He witnessed the chrysalis metamorphosis into a butterfly and the first flight of the butterfly. “I loved going to the fight. The jump unlocked the padlock that had been in me for years,” admits the current leader of the French special jump team.

François Braud, a member of the French Nordic combined team, knew him at the time: “We spent a lot of time together,” recalls the Chamoniard. I was going to his house: either we would take a springboard in his garden, jump until the end of the night and even forget to eat, or we would watch videos of looping until we knew by heart each jumper of the World Cup.”

Planica’s Promise

On the Mont Blanc committee, he rubbed shoulders with Kevin Arnould, Ludovic Roux, “almost idols”, did internships in Chaux-Neuve, Haut-Doubs, and even abroad. Vincent Descombes-Sevoie has found his way. One day, he goes to Planica, Slovenia. As a spectator, with the chamoniard fans and his family. At the foot of the springboard, he looks at his mother Patricia, and says, “One day I’ll come and jump there.”

At the age of 14, he joined the French Nordic combined team. “With Vincent, we know each other well,” says Sébastien Lacroix, “because he is one year younger than me. He made the handset until 2003 I think and we were often in the room together at that time.” From that time, the Jurassien keeps in mind a funny story: “In 2003, at the world junior championships I mistakenly put my name in his suit when he is much smaller than me [1.73 m versus 1.90 m, ed.]. Fortunately, he realized that before I tried to get into it. He’s got me with that a lot.”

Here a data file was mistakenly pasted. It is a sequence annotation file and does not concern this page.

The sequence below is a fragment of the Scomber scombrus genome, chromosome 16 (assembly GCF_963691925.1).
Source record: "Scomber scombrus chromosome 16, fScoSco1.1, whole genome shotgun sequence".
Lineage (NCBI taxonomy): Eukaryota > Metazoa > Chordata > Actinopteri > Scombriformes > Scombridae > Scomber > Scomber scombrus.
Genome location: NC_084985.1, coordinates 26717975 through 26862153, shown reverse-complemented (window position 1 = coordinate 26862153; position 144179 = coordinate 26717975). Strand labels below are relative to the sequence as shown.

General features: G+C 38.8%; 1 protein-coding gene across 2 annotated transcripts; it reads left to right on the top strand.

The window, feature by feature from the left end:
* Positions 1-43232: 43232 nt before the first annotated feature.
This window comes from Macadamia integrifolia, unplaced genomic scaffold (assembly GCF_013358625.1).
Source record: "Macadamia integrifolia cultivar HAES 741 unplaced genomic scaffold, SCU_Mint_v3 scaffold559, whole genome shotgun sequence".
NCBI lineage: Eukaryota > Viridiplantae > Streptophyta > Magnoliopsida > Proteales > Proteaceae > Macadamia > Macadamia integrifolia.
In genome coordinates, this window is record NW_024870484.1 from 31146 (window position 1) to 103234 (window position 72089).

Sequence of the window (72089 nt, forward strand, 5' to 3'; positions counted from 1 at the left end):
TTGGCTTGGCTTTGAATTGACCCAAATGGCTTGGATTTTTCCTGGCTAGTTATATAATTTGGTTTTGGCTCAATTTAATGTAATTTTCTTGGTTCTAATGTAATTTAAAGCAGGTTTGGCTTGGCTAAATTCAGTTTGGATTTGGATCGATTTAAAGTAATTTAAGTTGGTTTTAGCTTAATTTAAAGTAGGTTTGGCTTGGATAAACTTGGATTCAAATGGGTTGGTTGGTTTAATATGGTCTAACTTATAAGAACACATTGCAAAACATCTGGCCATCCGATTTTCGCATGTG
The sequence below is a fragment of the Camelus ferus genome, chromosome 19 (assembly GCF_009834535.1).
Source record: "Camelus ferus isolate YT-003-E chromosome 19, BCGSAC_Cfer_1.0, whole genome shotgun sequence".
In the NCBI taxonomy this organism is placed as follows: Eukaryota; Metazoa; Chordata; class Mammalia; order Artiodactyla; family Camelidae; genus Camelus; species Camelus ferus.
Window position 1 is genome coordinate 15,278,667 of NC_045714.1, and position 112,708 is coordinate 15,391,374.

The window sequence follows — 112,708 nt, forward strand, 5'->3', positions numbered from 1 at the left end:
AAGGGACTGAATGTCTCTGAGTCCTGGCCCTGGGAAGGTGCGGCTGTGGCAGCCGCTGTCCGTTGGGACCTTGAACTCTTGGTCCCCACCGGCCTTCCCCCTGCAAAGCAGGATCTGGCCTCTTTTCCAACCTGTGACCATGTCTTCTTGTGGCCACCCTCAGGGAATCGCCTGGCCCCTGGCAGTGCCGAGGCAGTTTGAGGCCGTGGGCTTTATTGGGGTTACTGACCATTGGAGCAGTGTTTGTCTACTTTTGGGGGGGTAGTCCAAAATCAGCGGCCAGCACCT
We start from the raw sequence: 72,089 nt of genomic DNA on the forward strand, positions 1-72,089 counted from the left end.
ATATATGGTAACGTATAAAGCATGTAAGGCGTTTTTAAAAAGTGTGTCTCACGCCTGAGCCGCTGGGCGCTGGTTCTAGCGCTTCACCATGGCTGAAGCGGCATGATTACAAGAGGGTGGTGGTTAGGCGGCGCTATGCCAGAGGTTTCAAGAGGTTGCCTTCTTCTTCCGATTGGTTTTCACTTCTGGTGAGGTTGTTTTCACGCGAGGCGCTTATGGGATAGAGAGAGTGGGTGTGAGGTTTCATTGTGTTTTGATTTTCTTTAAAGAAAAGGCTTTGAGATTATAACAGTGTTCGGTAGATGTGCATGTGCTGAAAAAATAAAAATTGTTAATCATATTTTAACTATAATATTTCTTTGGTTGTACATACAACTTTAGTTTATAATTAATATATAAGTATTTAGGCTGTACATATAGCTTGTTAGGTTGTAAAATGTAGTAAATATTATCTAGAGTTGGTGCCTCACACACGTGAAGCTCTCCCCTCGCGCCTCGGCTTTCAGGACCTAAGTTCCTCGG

“For me, things were starting to get serious,” the tricolour jumper continues. The courses are spiced with Fabrice Guy/Sylvain Guillaume sauce: wake-up, fasting, breakfast, jumping, bodybuilding… “But I was stagnating in cross-country skiing,” he admits. After two-three difficult years, he changed his discipline: he joined the beautiful French jumping team, alongside Emmanuel Chedal, David Lazzaroni, Nicolas Dessum, Pierre-Emmanuel Robe, Damien Maître and Benjamin Bourqui. However, due to a lack of results, it did not qualify for the 2006 Olympic Games in Turin.

The atmosphere is not at the party and Vincent Descombes-Sevoie isolates himself. “It wasn’t a group where I felt good,” he says. “When it doesn’t work out the way he wants it to, he gets a lot bit bit angry and gets a little bit close to himself. It’s a bit of a shame because in those moments, you may need to evacuate thinking about something else,” observes Sébastien Lacroix.